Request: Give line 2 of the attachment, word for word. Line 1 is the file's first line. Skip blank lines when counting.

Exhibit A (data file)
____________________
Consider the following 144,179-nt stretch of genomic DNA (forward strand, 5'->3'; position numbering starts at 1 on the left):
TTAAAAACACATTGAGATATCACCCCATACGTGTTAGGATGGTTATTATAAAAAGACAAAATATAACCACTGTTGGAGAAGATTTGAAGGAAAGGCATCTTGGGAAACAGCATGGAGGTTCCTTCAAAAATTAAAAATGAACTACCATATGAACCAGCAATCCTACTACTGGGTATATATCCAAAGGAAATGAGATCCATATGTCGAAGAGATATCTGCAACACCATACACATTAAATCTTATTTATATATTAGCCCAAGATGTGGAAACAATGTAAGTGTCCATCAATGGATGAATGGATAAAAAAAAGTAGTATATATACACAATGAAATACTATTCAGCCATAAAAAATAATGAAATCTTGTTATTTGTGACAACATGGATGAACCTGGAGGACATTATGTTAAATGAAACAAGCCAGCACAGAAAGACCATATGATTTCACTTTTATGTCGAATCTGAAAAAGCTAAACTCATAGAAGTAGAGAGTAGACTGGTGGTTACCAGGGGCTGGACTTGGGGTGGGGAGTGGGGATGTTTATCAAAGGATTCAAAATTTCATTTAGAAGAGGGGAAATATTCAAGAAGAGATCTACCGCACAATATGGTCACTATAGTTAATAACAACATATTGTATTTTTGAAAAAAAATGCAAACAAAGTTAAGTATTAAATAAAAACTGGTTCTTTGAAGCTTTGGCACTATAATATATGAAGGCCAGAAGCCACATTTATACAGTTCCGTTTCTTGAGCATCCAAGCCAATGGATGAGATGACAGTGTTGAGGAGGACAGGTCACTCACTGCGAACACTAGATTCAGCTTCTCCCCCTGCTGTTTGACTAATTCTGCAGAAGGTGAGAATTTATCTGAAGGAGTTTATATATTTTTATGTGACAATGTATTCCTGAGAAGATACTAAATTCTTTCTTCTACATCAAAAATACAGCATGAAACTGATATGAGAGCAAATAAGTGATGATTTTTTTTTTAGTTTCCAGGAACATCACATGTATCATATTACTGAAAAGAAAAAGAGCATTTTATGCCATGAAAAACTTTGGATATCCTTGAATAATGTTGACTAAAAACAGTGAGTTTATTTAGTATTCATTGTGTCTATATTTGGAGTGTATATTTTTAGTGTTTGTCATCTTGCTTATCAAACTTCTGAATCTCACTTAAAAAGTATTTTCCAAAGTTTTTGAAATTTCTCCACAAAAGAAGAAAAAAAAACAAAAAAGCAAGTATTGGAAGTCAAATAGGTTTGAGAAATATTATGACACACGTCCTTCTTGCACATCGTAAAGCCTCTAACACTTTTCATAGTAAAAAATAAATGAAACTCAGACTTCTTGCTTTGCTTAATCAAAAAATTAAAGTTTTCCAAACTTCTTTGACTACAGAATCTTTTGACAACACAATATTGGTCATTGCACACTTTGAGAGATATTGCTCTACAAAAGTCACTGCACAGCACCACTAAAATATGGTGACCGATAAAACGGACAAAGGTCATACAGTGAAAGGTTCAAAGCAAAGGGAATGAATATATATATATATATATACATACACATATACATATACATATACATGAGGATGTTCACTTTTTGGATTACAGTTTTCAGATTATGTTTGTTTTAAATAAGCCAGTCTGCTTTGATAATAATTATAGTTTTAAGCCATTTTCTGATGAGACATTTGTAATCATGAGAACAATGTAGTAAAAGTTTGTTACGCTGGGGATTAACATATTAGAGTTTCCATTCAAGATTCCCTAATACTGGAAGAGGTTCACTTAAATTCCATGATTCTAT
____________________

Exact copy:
TTAAAAACACATTGAGATATCACCCCATACGTGTTAGGATGGTTATTATAAAAAGACAAAATATAACCACTGTTGGAGAAGATTTGAAGGAAAGGCATCTTGGGAAACAGCATGGAGGTTCCTTCAAAAATTAAAAATGAACTACCATATGAACCAGCAATCCTACTACTGGGTATATATCCAAAGGAAATGAGATCCATATGTCGAAGAGATATCTGCAACACCATACACATTAAATCTTATTTATATATTAGCCCAAGATGTGGAAACAATGTAAGTGTCCATCAATGGATGAATGGATAAAAAAAAGTAGTATATATACACAATGAAATACTATTCAGCCATAAAAAATAATGAAATCTTGTTATTTGTGACAACATGGATGAACCTGGAGGACATTATGTTAAATGAAACAAGCCAGCACAGAAAGACCATATGATTTCACTTTTATGTCGAATCTGAAAAAGCTAAACTCATAGAAGTAGAGAGTAGACTGGTGGTTACCAGGGGCTGGACTTGGGGTGGGGAGTGGGGATGTTTATCAAAGGATTCAAAATTTCATTTAGAAGAGGGGAAATATTCAAGAAGAGATCTACCGCACAATATGGTCACTATAGTTAATAACAACATATTGTATTTTTGAAAAAAAATGCAAACAAAGTTAAGTATTAAATAAAAACTGGTTCTTTGAAGCTTTGGCACTATAATATATGAAGGCCAGAAGCCACATTTATACAGTTCCGTTTCTTGAGCATCCAAGCCAATGGATGAGATGACAGTGTTGAGGAGGACAGGTCACTCACTGCGAACACTAGATTCAGCTTCTCCCCCTGCTGTTTGACTAATTCTGCAGAAGGTGAGAATTTATCTGAAGGAGTTTATATATTTTTATGTGACAATGTATTCCTGAGAAGATACTAAATTCTTTCTTCTACATCAAAAATACAGCATGAAACTGATATGAGAGCAAATAAGTGATGATTTTTTTTTTAGTTTCCAGGAACATCACATGTATCATATTACTGAAAAGAAAAAGAGCATTTTATGCCATGAAAAACTTTGGATATCCTTGAATAATGTTGACTAAAAACAGTGAGTTTATTTAGTATTCATTGTGTCTATATTTGGAGTGTATATTTTTAGTGTTTGTCATCTTGCTTATCAAACTTCTGAATCTCACTTAAAAAGTATTTTCCAAAGTTTTTGAAATTTCTCCACAAAAGAAGAAAAAAAAACAAAAAAGCAAGTATTGGAAGTCAAATAGGTTTGAGAAATATTATGACACACGTCCTTCTTGCACATCGTAAAGCCTCTAACACTTTTCATAGTAAAAAATAAATGAAACTCAGACTTCTTGCTTTGCTTAATCAAAAAATTAAAGTTTTCCAAACTTCTTTGACTACAGAATCTTTTGACAACACAATATTGGTCATTGCACACTTTGAGAGATATTGCTCTACAAAAGTCACTGCACAGCACCACTAAAATATGGTGACCGATAAAACGGACAAAGGTCATACAGTGAAAGGTTCAAAGCAAAGGGAATGAATATATATATATATATATACATACACATATACATATACATATACATGAGGATGTTCACTTTTTGGATTACAGTTTTCAGATTATGTTTGTTTTAAATAAGCCAGTCTGCTTTGATAATAATTATAGTTTTAAGCCATTTTCTGATGAGACATTTGTAATCATGAGAACAATGTAGTAAAAGTTTGTTACGCTGGGGATTAACATATTAGAGTTTCCATTCAAGATTCCCTAATACTGGAAGAGGTTCACTTAAATTCCATGATTCTAT